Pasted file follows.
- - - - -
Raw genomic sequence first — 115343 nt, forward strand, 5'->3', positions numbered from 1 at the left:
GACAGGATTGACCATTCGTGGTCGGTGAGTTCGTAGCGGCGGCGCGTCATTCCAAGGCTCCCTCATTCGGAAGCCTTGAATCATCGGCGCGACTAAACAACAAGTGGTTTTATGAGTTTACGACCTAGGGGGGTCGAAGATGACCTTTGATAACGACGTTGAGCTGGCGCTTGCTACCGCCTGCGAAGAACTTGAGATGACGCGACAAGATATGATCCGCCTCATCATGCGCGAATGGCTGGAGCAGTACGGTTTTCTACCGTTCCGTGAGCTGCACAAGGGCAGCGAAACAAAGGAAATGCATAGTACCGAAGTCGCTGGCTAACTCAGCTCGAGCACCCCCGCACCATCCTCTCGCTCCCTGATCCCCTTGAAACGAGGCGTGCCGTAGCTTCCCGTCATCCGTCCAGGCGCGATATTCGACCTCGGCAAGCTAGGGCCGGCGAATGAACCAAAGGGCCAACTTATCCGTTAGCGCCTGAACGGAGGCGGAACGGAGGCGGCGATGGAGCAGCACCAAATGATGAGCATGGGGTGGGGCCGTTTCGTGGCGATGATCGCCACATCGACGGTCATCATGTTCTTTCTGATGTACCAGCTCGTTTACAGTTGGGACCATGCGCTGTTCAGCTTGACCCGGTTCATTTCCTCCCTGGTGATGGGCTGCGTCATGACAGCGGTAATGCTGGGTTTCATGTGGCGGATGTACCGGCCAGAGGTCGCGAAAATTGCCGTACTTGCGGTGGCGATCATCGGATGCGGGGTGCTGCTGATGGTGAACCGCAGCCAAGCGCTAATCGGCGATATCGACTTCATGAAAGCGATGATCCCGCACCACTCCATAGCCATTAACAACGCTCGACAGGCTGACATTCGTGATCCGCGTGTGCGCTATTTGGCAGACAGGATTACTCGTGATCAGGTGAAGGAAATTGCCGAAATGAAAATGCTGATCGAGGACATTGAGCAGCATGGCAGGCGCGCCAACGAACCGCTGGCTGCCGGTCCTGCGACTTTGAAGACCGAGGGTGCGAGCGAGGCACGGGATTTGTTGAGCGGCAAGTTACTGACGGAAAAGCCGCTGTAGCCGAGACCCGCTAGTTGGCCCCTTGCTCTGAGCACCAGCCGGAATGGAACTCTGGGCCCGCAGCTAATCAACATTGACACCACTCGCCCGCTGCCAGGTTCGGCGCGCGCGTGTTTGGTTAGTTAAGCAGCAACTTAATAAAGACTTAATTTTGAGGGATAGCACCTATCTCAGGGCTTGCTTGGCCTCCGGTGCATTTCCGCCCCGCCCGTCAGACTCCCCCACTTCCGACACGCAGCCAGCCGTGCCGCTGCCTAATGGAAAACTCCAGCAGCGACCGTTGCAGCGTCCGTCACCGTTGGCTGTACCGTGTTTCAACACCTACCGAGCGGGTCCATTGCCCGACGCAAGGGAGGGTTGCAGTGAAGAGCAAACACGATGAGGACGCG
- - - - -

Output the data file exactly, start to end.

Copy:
Raw genomic sequence first — 115343 nt, forward strand, 5'->3', positions numbered from 1 at the left:
GACAGGATTGACCATTCGTGGTCGGTGAGTTCGTAGCGGCGGCGCGTCATTCCAAGGCTCCCTCATTCGGAAGCCTTGAATCATCGGCGCGACTAAACAACAAGTGGTTTTATGAGTTTACGACCTAGGGGGGTCGAAGATGACCTTTGATAACGACGTTGAGCTGGCGCTTGCTACCGCCTGCGAAGAACTTGAGATGACGCGACAAGATATGATCCGCCTCATCATGCGCGAATGGCTGGAGCAGTACGGTTTTCTACCGTTCCGTGAGCTGCACAAGGGCAGCGAAACAAAGGAAATGCATAGTACCGAAGTCGCTGGCTAACTCAGCTCGAGCACCCCCGCACCATCCTCTCGCTCCCTGATCCCCTTGAAACGAGGCGTGCCGTAGCTTCCCGTCATCCGTCCAGGCGCGATATTCGACCTCGGCAAGCTAGGGCCGGCGAATGAACCAAAGGGCCAACTTATCCGTTAGCGCCTGAACGGAGGCGGAACGGAGGCGGCGATGGAGCAGCACCAAATGATGAGCATGGGGTGGGGCCGTTTCGTGGCGATGATCGCCACATCGACGGTCATCATGTTCTTTCTGATGTACCAGCTCGTTTACAGTTGGGACCATGCGCTGTTCAGCTTGACCCGGTTCATTTCCTCCCTGGTGATGGGCTGCGTCATGACAGCGGTAATGCTGGGTTTCATGTGGCGGATGTACCGGCCAGAGGTCGCGAAAATTGCCGTACTTGCGGTGGCGATCATCGGATGCGGGGTGCTGCTGATGGTGAACCGCAGCCAAGCGCTAATCGGCGATATCGACTTCATGAAAGCGATGATCCCGCACCACTCCATAGCCATTAACAACGCTCGACAGGCTGACATTCGTGATCCGCGTGTGCGCTATTTGGCAGACAGGATTACTCGTGATCAGGTGAAGGAAATTGCCGAAATGAAAATGCTGATCGAGGACATTGAGCAGCATGGCAGGCGCGCCAACGAACCGCTGGCTGCCGGTCCTGCGACTTTGAAGACCGAGGGTGCGAGCGAGGCACGGGATTTGTTGAGCGGCAAGTTACTGACGGAAAAGCCGCTGTAGCCGAGACCCGCTAGTTGGCCCCTTGCTCTGAGCACCAGCCGGAATGGAACTCTGGGCCCGCAGCTAATCAACATTGACACCACTCGCCCGCTGCCAGGTTCGGCGCGCGCGTGTTTGGTTAGTTAAGCAGCAACTTAATAAAGACTTAATTTTGAGGGATAGCACCTATCTCAGGGCTTGCTTGGCCTCCGGTGCATTTCCGCCCCGCCCGTCAGACTCCCCCACTTCCGACACGCAGCCAGCCGTGCCGCTGCCTAATGGAAAACTCCAGCAGCGACCGTTGCAGCGTCCGTCACCGTTGGCTGTACCGTGTTTCAACACCTACCGAGCGGGTCCATTGCCCGACGCAAGGGAGGGTTGCAGTGAAGAGCAAACACGATGAGGACGCG